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The daily life of a medical resident..
a.k.a "It's 2 AM and I'm looking at urine outputs."
Me and 1013. 
Thu, Mar. 4th 2010
In the library of forms that one uses in the great state of Georgia, form number 1013 starts off with the words "Emergency Admission and initial civil commitment"

Funny how a number takes on a life of its own when you refer to it often enough. The classic combo of 5 mg Haldol plus 2 mg Ativan is now a "B-52", so named because it "takes out" any target you use it on. 20/20 vision. GCS 15.

A Ten-Thirteen is how you commit someone to the hospital against their will. Not uncommon in my line of work where we get overdoses, drunks in fulminant delirium tremens, and the occasional psych complaint in addition to heart failure and pneumonia. So issuing a 1013 form in the ER is routine.

Doing it from the clinic is significantly less common. So of course, I'm the only intern who has had to do it. Twice, now.

The first time, it was a very dear patient who was struggling with depression as I struggled to get them on the right combo of meds. They came in, worse than usual and I asked the Gryphon House approved question "Do you ever think about hurting yourself?" as I chanted to myself "Please say no, please say no..."

But they did. And they had a plan. And they had the means carry out their plan at home.

I trudged out to the work room, knowing what's coming next. An involuntary ride to the ER with our helpful neighborhood EMTs as they kept telling me "But you know me! You know how much I love my children, I'd NEVER do it!" As your doctor, I am obligated to see to your safety in the setting of self-harm, even if you don't want me to.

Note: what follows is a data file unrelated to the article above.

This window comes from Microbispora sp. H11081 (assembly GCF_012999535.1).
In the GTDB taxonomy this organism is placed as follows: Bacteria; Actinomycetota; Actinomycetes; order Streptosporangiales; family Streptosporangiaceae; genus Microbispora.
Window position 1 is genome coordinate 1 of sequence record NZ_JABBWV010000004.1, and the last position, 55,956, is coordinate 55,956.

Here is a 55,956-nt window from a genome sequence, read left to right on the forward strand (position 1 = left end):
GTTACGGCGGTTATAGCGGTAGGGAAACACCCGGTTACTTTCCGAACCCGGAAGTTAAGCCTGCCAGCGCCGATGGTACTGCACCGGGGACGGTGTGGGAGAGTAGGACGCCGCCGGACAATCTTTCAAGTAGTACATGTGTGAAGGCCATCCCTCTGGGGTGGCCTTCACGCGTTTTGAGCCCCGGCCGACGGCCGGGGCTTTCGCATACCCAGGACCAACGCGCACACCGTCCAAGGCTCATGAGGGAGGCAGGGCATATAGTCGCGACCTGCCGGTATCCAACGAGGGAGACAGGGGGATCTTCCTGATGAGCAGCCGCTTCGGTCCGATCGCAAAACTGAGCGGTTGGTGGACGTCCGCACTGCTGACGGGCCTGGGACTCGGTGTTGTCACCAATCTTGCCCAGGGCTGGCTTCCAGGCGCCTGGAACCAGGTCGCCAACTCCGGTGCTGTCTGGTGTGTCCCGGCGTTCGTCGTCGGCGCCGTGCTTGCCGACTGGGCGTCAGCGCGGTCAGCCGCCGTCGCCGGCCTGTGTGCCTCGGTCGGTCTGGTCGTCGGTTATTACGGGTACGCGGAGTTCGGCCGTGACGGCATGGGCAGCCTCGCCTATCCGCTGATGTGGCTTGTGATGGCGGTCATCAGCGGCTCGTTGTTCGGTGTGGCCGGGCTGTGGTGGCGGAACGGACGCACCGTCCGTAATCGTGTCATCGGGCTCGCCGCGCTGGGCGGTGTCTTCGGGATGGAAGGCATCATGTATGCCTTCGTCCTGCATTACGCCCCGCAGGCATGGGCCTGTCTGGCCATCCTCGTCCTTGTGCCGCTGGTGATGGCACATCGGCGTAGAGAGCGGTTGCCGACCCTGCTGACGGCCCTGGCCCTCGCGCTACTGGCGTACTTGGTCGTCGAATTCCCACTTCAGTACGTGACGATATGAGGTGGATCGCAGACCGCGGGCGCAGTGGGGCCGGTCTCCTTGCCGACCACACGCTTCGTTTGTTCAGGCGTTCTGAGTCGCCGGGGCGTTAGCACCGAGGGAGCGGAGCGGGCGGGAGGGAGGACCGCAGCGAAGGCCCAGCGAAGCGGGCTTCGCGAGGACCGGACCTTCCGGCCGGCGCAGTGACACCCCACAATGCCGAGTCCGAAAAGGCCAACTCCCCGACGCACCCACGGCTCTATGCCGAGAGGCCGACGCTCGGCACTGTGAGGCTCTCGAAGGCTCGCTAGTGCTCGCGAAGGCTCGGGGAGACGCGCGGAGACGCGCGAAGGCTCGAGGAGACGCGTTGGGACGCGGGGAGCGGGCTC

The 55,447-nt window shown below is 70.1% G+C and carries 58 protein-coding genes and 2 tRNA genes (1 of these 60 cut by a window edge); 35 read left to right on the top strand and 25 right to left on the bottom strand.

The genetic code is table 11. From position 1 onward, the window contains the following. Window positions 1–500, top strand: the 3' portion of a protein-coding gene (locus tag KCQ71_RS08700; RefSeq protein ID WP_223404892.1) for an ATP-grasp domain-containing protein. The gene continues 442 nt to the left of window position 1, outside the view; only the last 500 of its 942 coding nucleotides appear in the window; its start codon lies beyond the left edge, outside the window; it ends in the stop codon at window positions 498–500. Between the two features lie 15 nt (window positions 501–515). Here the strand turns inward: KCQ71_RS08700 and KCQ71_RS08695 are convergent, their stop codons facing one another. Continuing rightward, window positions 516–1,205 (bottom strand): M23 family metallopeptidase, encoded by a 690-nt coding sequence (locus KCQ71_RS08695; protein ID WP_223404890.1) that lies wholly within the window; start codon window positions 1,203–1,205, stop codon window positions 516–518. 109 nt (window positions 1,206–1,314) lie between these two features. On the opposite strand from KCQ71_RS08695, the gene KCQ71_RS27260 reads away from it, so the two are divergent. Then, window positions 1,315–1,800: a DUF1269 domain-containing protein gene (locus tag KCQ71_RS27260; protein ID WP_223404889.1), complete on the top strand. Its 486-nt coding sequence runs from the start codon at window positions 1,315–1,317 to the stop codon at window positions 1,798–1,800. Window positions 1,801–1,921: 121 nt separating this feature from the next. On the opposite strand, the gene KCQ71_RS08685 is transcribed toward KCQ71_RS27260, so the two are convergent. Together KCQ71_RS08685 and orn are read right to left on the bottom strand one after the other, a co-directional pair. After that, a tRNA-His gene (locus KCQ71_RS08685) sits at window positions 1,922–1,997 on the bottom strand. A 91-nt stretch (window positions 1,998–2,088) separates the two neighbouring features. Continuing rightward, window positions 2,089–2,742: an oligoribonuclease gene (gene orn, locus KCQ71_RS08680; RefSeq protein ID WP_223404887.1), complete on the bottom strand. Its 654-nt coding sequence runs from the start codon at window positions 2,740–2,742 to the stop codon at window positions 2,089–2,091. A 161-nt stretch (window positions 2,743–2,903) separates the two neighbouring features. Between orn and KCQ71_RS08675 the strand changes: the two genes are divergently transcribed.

Our veteran attending kept telling me that I did the right thing as the ambulance pulled out of the parking lot, even as he knew I wasn't hearing a word.

I nearly cried when they showed up at the follow up visit. "I know you were just looking out for me Dr. Zechar, I'm not mad."

I saw them again today. Doing so much better. God Bless Elavil.

But Fair warning: if you ever offer to see a fellow resident's work-in patient in clinic because they're swamped and it's 4:00? It WILL be a nightmare.

Which brings me to 1013 number two.

A routine check on how a patient was doing on their new SSRI depression med was met with a torrent of psychiatric issues - self harm, attacking family members, auditory hallucinations, visual hallucinations, mood instability, even dissociative symptoms.

I had to tease the nurse who gave me the "shouldn't take you but a minute" patient when we were calling for EMS. "See if I do YOU any more favors!" :)

Happily, they went without any issue - but the 1013 was tucked in the back of the admission note, just in case. With the same attending physician's signature as the first ordeal.

Perhaps it's my psych background that helps me find more issues, or the crazy is simply drawn to me... either way, Dr. B has threatened to run away the next time I try to staff a patient with him.
Wayne State University Class 2009
Fri, Mar. 5th 2010 (UTC)
It's a 302 form in Pennsylvania. This brought back bad memories of having to 302 one of my inpatients in the middle of the night while on call for threatening to kill himself (and I still know he took pills that he had with him, because there were less in the bottle than there should have been, WHATEVER) only to have the psychiatrist the next day dismissively tell me "oh he was only attention seeking."
Fri, Mar. 5th 2010 (UTC)
It's always creepy when you put someone you know well into a psyc ward against their wishes. I had to do it to my own wife (then girlfriend) back at Uni...
Fri, Mar. 5th 2010 (UTC)
Thank God there are physicians like you who can & will make the hard decisions in the best interest of the patient and the loved ones who would blame themselves if something did happen.
Fri, Mar. 26th 2010 (UTC)
*hugs* Thank you, you rock.

And I'm so glad that patient #1 is doing better.

Bless you. I hope I can handle similar things with the kindness and maturity you have, if/when I'm in a similar situation as a PA.
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